Third Presbyterian Church (Chester, Pennsylvania)

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Third Presbyterian Church in 2015
Third Presbyterian Church depicted on pre-1923 postcard

The Third Presbyterian Church is a Presbyterian Church founded in 1872 in Chester, Delaware County, Pennsylvania, United States. It is located at 9th and Potter Streets; the church was the location of the first summer bible school in 1912.[1] The congregation closed in 1986 and the building is currently owned by the Chester Historical Preservation Committee,[2] it is a stone Gothic Revival building designed by the noted Philadelphia architect Isaac Pursell.[3]

History[edit]

The Third Presbyterian Church was built as a memorial to commemorate the reunion of the Old and New School Churches,[4] it was originally located on the southwest corner of Twelfth and Upland Streets. The lot was purchased in 1871 and a brick building was erected as a mission Sunday school of the now defunct First Presbyterian Church.[5] A division in the congregation occurred and 42 members broke off from the First Presbyterian Church and formed the Third Presbyterian Church on October 16, 1872. In July 1873, the western end of the church was removed, twenty-five feet added in length and a recess pulpit added.[6]

Dr. Abraham L. Latham, the minister of the Third Presbyterian Church, was concerned about declining church enrollment numbers and the lethargy of the congregation, he designed the first bible summer school with a five-week program for four hours each day for young people on summer vacation. The first school opened in 1912.[7] At its peak, approximately 650 to 700 students participated in the summer bible school.[8]

Mel Trotter, the American fundamentalism leader, held a two-week church campaign at the Third Presbyterian Church in the 1920s which resulted in 400 conversions.[9]

The American Theologian, Everett F. Harrison, was pastor at the Third Presbyterian Church from 1940 to 1944.[10]

The congregation peaked at mid-century only to decline as Chester experienced economic and demographic shifts in the 1970s and 1980s; the Third Presbyterian Church was unable to weather this difficult period and closed their doors in 1986.[11]

The Chester Eastside Ministries, a social service organization affiliated with the Presbytery of Philadelphia occupied the building next until 2013 when the building was found structurally unsound and too expensive to maintain; the Chester Eastside Ministries organization moved to St. Paul's Church across the street. A permit was submitted to the city for demolition, however the Chester Historical Preservation Committee intervened and in 2015 purchased the building for $1; the committee hopes to rent the Sunday school rooms as office space and use the sanctuary as a theater.[12]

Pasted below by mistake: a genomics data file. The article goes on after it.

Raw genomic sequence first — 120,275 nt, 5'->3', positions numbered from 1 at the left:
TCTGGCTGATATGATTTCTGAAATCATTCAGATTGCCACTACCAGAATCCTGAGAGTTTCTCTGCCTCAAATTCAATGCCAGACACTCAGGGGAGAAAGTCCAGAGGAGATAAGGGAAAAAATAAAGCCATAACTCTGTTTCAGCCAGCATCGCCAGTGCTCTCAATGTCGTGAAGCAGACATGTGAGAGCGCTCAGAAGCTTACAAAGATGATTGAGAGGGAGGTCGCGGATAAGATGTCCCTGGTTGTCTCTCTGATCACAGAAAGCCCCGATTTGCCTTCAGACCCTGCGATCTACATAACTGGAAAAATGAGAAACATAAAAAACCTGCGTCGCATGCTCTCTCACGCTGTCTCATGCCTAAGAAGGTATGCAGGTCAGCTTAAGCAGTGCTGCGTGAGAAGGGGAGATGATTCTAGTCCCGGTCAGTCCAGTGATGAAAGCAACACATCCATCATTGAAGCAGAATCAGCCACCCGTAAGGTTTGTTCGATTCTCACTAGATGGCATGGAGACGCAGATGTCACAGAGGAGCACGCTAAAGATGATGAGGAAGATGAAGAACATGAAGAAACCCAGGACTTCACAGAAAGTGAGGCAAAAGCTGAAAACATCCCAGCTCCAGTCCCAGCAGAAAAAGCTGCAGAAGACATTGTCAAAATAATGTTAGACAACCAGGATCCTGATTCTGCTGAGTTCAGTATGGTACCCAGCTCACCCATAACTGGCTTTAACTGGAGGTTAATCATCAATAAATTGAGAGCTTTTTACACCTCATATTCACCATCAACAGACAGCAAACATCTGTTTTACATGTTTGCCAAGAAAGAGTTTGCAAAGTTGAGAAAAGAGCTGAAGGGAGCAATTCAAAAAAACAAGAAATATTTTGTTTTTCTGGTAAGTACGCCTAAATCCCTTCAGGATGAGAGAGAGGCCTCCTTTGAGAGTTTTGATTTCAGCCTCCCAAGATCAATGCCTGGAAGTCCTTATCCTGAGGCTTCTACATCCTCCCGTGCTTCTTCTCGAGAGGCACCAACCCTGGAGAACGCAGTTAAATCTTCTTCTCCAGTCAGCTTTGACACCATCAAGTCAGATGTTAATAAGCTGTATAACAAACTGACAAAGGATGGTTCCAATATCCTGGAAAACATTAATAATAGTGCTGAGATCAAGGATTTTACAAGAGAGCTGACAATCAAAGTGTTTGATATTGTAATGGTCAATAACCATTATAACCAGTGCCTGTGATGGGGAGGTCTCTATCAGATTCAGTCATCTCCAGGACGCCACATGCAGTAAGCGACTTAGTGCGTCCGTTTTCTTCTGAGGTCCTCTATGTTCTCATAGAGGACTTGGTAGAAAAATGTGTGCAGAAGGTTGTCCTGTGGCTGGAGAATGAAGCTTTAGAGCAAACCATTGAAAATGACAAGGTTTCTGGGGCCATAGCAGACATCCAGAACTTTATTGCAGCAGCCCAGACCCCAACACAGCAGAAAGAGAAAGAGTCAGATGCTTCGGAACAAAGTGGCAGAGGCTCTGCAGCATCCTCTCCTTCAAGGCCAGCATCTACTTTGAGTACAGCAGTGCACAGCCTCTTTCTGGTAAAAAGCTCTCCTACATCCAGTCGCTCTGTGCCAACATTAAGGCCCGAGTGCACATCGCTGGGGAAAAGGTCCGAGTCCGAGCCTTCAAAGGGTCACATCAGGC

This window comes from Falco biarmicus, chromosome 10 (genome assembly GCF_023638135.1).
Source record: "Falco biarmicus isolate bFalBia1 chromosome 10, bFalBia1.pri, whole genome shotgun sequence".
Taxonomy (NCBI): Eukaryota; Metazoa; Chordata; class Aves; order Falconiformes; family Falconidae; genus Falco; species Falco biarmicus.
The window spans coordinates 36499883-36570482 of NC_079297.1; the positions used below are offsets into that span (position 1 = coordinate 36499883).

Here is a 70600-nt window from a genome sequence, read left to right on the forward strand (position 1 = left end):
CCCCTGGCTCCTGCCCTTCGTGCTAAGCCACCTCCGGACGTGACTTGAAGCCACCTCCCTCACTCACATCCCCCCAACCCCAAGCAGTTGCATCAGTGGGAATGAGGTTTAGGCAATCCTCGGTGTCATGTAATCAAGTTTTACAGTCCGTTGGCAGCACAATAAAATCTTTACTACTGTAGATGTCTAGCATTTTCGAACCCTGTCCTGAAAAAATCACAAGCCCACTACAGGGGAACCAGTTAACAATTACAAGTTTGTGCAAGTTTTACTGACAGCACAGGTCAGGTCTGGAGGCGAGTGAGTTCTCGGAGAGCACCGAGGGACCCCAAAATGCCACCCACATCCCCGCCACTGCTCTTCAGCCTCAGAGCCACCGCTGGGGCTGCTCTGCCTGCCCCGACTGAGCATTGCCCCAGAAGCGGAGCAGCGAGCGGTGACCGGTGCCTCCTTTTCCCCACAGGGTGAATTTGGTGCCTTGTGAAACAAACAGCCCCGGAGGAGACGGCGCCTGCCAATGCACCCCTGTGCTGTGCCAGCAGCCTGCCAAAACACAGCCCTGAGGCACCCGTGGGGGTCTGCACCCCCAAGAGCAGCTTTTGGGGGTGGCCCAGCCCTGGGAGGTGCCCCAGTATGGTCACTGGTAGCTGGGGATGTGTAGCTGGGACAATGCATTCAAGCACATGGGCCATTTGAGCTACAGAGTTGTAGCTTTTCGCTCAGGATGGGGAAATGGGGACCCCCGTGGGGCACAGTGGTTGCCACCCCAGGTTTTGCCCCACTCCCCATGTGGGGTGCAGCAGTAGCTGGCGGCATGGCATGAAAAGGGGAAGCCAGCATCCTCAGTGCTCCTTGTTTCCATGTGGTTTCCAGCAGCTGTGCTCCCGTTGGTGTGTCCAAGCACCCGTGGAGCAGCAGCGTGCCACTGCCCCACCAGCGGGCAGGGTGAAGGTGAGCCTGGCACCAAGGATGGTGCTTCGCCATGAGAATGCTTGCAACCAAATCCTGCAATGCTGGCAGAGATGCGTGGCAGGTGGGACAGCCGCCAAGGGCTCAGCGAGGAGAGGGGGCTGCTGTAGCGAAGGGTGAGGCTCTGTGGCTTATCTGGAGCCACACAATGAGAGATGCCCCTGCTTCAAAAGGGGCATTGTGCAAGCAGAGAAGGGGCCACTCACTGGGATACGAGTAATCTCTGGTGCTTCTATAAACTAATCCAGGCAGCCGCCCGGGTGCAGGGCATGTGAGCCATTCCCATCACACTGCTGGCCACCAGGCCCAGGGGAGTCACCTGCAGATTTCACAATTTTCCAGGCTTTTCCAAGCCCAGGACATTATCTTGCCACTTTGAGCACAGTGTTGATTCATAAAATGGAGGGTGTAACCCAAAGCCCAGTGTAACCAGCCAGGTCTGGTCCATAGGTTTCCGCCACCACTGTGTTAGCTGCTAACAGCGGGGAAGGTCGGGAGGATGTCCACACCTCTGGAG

The Chester Historical Preservation Committee is working with Partners for Sacred Places, the national, non-sectarian, non-profit organization whose mission is to support older and historic sacred places, to restore the Third Presbyterian Church.[11]

Notable members[edit]

John B. Hinkson, the lawyer, businessman and 6th mayor of Chester, was a member of the church and served as an elder and trustee.[13]

External links[edit]

References[edit]

  1. ^ Chester. Charleston, South Carolina: Arcadia Publishing. 2008. p. 27. ISBN 978-0-7385-6348-0. Retrieved 31 December 2017.
  2. ^ Carey, Kathleen E. "Chester's history comes alive during Old Chester PA Day". www.delcotimes.com. Retrieved 1 January 2018.
  3. ^ The Brickbuilder, Volume 5. Boston: The Brickbuilding Publishing Company. January 1896. p. 136. Retrieved 1 January 2018.
  4. ^ Martin, John Hill (1877). Chester (and Its Vicinity,) Delaware County, in Pennsylvania. Philadelphia: Wm. H. Pile & Sons. p. 414. Retrieved 16 January 2018.
  5. ^ Ashmead, Henry Graham (1883). Historical Sketch of Chester, on Delaware. Chester, PA: Republican Steam Printing House. p. 208. Retrieved 5 May 2018.
  6. ^ Ashmead, Henry Graham (1884). History of Delaware County, Pennsylvania. Philadelphia: L.H. Everts & Co. p. 347. Retrieved 31 December 2017.
  7. ^ Rhoads, Gladys Titzck (2012). McIntire - Defender of Faith and Freedom. Xulon Press. p. 335. ISBN 9781619962316. Retrieved 1 January 2018.
  8. ^ "Third Presbyterian Church". www.oldchesterpa.com. Retrieved 1 January 2018.
  9. ^ Zarfas, Fred C. Mel Trotter: A Biography. Solid Christian Books. Retrieved 1 January 2018.
  10. ^ Balmer, Randall (2004). Encyclopedia of Evangelicalism. Waco, TX: Baylor University Press. p. 325. ISBN 1-932792-04-X. Retrieved 1 January 2018.
  11. ^ a b "Asset Mapping for Chester's Third Presbyterian Church". www.pahistoricpreservation.com. Retrieved 31 December 2017.
  12. ^ "Chester Tries to Save Historic Church". www.chestereastside.org. Retrieved 1 January 2018.
  13. ^ Wiley, Samuel T. (1894). Biographical and Historical Cyclopedia of Delaware County, Pennsylvania. New York: Gresham Publishing Company. pp. 181–182. Retrieved 27 May 2018.

Coordinates: 39°51′17″N 75°21′23″W / 39.8546°N 75.3565°W / 39.8546; -75.3565